Northern Ireland's divided schools cost the public purse an extra Pounds 35 million every year, a new report has revealed, writes Noel McAdam.
The additional money is the result of the high level of religious segregation in the province, the bipartite system of grammar and secondary schools based on selection at age 11 and a complex administrative structure, according to the investigation by the NI Economic Council.
Though educational attainment in the province has risen sharply in recent years, the report said there remain "disturbing" differences in performance between Protestant and Catholics, girls and boys, and middle-class and working-class children which may imply a need to reallocate resources.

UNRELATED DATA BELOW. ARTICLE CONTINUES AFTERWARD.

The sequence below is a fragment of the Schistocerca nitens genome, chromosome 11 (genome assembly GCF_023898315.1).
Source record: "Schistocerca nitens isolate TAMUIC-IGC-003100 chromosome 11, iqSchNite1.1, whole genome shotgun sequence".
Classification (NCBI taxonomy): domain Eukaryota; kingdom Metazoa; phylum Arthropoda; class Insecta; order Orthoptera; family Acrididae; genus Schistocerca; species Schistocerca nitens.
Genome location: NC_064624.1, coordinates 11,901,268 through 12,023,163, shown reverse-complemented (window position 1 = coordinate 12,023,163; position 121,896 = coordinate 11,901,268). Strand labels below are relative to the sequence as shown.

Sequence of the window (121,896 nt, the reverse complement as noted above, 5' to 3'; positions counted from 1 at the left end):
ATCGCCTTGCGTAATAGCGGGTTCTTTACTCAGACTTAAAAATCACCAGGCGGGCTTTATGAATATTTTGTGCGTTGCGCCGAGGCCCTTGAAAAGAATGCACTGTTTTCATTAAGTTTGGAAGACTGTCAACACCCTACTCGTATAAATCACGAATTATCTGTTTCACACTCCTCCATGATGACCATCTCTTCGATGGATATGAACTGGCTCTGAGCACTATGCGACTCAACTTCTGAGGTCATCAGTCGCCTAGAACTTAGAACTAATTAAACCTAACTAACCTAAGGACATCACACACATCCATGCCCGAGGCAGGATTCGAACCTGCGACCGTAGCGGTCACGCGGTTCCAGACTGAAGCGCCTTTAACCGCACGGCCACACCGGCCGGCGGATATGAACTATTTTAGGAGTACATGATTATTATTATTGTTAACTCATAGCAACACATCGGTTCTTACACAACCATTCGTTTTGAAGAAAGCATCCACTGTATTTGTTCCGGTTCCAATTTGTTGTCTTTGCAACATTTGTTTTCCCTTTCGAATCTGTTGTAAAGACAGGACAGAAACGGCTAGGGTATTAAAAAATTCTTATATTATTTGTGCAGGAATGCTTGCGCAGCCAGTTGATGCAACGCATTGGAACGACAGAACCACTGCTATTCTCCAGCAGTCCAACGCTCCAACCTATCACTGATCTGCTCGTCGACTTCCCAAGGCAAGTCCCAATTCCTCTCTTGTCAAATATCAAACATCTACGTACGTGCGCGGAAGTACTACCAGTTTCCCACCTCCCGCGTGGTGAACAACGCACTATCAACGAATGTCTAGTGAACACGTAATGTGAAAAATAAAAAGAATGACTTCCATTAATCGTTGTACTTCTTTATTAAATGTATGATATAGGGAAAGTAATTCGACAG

The number of Protestant children leaving schools with one or more A levels consistently exceeds the figure for the Catholic community which also has a higher proportion who leave with no qualifications.
The report also points to research showing boys lag behind girls in attainment at GCSE, and that middle-class children are 2.6 times more likely to attend grammar schools than their working-class counterparts.
It has called for the replacement of the selection system; a single administrative agency for all schools and colleges in the province, and the provision of non-denominational nursery education, starting in areas with the highest levels of socio-economic deprivation.